#12 “Don Julio ticks all the boxes I need for a great Tequila to make a Margarita with. Don Julio Blanco is completely unaged, so what you’re getting in the bottle is as exciting of a liquid as you can get! Because of this, is packs a huge flavour punch – we’re talking lemon peel, peppercorn – even a little bit of vegetal capsicum in there as well!” – Kate McGraw
Juice your own limes
#13 “It’s quite simple. Bad tequila and fake lime juice will make a bad margarita” – James Sherry
#14 However, if store-bought juice is the only option, “That’s okay too! I like to add a pinch of salt to store-bought juice – it’ll help to wake it up and brighten the drink!” Kate McGraw.
Use good quality ice
#15 “Also, ICE! Take some time to make some quality ice cubes (for shaking and serving), so that your margarita chills nicely without diluting too much. If you’re based in Sydney, Bare Bones offers the best in the biz – perfectly clear, slow-melt ice (you can pick it up at Dan Murphy’s Alexandria and P&V Merchants in Newtown)” – James Sherry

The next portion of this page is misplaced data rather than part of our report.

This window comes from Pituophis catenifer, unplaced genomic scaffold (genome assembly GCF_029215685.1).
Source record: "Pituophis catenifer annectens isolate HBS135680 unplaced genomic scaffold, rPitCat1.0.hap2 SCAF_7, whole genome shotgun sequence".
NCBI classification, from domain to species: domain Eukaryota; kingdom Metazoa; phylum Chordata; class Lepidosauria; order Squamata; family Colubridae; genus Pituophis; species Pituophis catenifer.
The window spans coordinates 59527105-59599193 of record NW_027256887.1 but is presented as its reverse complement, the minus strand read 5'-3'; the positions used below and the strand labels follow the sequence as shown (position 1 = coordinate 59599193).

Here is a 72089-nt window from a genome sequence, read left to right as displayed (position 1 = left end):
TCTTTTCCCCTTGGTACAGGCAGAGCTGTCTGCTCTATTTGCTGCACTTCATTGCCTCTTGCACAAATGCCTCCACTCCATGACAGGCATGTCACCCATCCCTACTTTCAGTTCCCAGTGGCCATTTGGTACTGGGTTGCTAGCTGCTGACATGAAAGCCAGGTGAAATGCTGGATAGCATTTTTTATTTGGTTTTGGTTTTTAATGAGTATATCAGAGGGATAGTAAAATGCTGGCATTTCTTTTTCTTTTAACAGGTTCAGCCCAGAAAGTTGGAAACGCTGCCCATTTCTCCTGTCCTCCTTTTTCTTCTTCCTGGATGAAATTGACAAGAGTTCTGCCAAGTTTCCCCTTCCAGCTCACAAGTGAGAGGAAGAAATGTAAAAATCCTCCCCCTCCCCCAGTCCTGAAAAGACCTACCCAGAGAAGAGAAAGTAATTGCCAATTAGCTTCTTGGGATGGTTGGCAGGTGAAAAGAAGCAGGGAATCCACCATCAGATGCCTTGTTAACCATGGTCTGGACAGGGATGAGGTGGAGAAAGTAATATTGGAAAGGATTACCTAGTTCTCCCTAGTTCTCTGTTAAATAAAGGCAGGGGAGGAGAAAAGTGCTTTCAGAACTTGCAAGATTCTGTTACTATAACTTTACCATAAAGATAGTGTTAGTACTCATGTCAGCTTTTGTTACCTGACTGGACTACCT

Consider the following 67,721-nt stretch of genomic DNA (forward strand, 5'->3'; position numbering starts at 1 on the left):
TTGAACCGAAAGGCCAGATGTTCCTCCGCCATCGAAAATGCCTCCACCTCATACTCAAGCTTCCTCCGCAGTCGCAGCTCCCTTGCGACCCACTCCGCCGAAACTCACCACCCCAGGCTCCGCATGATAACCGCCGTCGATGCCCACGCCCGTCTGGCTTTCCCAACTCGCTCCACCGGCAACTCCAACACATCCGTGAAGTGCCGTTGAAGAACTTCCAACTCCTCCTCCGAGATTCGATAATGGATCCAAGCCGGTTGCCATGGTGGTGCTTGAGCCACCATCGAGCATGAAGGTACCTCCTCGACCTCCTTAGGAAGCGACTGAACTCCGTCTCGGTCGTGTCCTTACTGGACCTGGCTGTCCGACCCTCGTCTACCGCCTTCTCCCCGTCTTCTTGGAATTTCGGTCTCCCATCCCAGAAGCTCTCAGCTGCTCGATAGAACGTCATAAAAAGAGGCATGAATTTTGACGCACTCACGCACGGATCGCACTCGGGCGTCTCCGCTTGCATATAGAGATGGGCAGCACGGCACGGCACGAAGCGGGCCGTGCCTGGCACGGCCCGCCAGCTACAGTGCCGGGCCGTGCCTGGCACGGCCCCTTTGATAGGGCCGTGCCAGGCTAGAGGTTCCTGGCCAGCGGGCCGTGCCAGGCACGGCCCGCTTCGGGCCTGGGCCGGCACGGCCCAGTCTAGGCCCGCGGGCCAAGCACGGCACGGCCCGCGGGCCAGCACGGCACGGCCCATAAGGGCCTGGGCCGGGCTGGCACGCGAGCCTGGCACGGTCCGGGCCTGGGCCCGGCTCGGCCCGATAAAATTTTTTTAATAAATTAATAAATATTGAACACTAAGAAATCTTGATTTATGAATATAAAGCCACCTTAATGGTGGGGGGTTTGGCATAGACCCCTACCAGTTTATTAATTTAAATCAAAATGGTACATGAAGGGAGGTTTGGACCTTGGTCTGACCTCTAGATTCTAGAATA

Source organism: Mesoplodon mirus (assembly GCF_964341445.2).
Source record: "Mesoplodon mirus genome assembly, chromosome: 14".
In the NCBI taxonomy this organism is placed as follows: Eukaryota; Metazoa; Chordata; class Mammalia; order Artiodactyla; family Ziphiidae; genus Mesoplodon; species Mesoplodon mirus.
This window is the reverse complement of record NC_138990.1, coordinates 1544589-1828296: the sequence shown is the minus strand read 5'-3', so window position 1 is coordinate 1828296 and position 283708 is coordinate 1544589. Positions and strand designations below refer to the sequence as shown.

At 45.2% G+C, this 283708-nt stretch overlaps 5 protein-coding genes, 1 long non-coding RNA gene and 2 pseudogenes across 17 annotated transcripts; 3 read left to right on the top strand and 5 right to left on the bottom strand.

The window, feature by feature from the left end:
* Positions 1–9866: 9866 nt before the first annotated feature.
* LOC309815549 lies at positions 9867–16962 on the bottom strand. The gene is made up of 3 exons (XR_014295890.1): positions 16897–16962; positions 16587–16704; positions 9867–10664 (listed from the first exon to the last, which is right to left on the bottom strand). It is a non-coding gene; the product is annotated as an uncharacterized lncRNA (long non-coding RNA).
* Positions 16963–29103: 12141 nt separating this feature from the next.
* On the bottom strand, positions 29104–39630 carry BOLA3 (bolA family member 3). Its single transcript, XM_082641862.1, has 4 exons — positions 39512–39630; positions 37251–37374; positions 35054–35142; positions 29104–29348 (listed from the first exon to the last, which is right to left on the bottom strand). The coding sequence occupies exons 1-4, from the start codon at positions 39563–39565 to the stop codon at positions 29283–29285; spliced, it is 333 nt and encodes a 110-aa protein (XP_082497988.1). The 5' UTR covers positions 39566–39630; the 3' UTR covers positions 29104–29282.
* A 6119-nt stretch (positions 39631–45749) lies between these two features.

#16 “Always opt for good quality ice, ideally full and clear cubes, to shake your drinks as this allows the best dilution and helps you deliver the best margarita. Try to avoid the classic ice cubes we all would have in our freezer as they usually melt quickly and dilute the flavour. You can buy ice moulds for larger cubes and use filtered water to create these yourself at home. Or, if you live in Sydney, you can come down to Sammy Junior, where you can buy a box of premium clear ice blocks for your home” – Sarah Proietti.
#17 “Don’t skimp on the ice! Fill your shaker all the way to the top and shake really hard for 10 seconds – it’s going to give you not only an ice-cold drink, but also one that is perfectly mixed every time without fail” – Kate McGraw.
Cointreau vrs Triple Sec Vrs Agave
#18 “The primary difference is the alcohol content – Cointreau is generally more alcoholic with an ABV of 40%, while triple sec tends to sit around the 15 – 30% mark. I’m not big on Cointreau in my margaritas as I find it gives them a syrupy, overly sweet flavour. If you’re new to margaritas, it’s always worth trying it both ways to see how you like it. For a triple sec, I typically use Combier Liqueur D’orange, otherwise, Pierre Ferrand Dry Curaçao is a great cheaper option and more widely available” – Harry Whitelegg.